Proponents of changing Kansas liquor laws to allow liquor sales in Kansas grocery and convenience stores are presenting some figures that are pretty attractive to a state in need of jobs and tax revenue.
A coalition of retailers, including the Walmart, Hy-Vee and QuikTrip chains, is making its case for such a change by contending that it would generate more than 12,000 new jobs in Kansas while adding $216 million in wages and $72 million in new tax revenue for the state.
Opponents of the bill say those numbers are exaggerated, but the proponents, known as the Coalition for Jobs and Consumer Choice, didn’t just pull their figures out of the air. They came from a study conducted for the group by Kansas University’s Center for Applied Economics.
The 16-page report carefully supports its claims with a variety of data that leave some room for questions.
Although the report concedes that the change would eliminate about 341 liquor stores and 1,154 jobs in Kansas, that number would be offset by an increase of 116 grocery stores with 3,987 jobs and 449 convenience stores with 9,349 jobs. And the new jobs would pay better and contribute more to the state economy.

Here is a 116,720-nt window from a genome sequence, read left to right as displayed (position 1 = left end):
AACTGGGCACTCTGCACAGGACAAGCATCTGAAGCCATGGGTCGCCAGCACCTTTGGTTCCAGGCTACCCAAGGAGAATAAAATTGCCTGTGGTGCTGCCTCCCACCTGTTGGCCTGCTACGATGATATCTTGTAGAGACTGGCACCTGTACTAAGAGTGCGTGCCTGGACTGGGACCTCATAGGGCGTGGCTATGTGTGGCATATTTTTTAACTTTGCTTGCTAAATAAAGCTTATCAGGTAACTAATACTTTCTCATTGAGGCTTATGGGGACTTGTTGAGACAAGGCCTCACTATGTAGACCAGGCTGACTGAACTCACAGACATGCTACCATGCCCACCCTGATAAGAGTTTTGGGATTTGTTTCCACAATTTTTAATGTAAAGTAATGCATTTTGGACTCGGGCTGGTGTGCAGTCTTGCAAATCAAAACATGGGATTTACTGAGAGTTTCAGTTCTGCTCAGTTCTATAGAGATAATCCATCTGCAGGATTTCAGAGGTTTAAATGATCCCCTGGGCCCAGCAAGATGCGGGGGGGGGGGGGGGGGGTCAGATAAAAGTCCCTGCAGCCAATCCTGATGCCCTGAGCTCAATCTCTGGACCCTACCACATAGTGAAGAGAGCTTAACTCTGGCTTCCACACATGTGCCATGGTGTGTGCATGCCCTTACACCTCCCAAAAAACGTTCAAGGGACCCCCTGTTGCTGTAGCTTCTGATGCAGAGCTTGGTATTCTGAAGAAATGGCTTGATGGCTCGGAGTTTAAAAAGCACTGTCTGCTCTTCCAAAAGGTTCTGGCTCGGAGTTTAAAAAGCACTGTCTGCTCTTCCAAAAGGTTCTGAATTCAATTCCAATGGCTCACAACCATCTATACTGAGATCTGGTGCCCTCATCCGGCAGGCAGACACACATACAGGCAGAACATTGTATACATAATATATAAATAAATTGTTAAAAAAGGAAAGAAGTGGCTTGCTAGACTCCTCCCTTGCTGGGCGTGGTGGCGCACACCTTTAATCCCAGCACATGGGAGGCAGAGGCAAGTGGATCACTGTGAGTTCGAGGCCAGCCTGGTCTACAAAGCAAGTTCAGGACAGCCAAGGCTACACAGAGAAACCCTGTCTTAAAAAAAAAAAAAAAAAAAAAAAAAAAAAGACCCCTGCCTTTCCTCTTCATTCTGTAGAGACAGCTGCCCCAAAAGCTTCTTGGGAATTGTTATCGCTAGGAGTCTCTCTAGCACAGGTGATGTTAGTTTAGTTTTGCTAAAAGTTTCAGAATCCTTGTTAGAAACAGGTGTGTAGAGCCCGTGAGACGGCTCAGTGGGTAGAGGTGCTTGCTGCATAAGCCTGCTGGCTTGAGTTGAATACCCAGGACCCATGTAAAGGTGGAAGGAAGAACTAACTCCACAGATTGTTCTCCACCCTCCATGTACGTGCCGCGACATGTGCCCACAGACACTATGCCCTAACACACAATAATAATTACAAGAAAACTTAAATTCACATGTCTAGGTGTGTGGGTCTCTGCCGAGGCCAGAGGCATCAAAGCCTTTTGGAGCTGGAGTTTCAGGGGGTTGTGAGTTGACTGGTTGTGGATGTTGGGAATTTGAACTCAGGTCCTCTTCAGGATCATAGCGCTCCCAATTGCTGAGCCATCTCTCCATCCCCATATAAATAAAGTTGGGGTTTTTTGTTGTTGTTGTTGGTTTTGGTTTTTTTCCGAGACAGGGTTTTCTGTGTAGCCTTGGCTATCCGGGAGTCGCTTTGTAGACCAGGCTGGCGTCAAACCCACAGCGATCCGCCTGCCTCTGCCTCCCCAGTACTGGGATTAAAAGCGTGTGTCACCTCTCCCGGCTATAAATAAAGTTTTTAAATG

The report arrives at these figures by comparing the per-capita number of liquor, grocery and convenience stores in five states like Kansas with “restricted” liquor sales to the number of stores in five “unrestricted” states like Missouri and Nebraska. The report found there are more grocery and convenience stores per capita in the unrestricted states and, therefore, concluded that its sample “provides clear evidence that the market supports more grocery stores and convenience stores than specialized liquor stores when the market is deregulated.” The statistics may support that claim, but it’s a pretty shaky basis on which to promise that changing state liquor laws will bring 116 new grocery stores and 449 new convenience stores to the state.
The report also addresses how changing the liquor laws could produce more alcohol-related taxes without raising alcohol consumption in the state. This contention rests heavily on shifting more alcohol sales back to Kansas from border states, such as Missouri. The report looks specifically at the Kansas City metropolitan area, which has 48 grocery, convenience or liquor stores on the Missouri side within a quarter mile of the Kansas border.
Granted, allowing liquor to be sold in grocery and convenience stores on the Kansas side might be a convenience for some, but it won’t address the tax issue that will keep many of those sales in Missouri. Missouri charges an excise tax of $2 per gallon on liquor, while Kansas charges an excise tax of $2.50 plus an enforcement tax of 8 percent on packaged liquor.
While the statistics in the KU report aren’t wrong, they may not tell the whole story. The companies that commissioned the report have an obvious financial interest in a legal change that would allow their stores to sell wine and liquor. The losers in this equation would mostly be small independently owned liquor stores across the state.
Maybe the change would be a good financial deal for the state, but it’s probably not quite as good a deal as the coalition and its report contend. Kansas legislators need to look beyond the rosy predictions.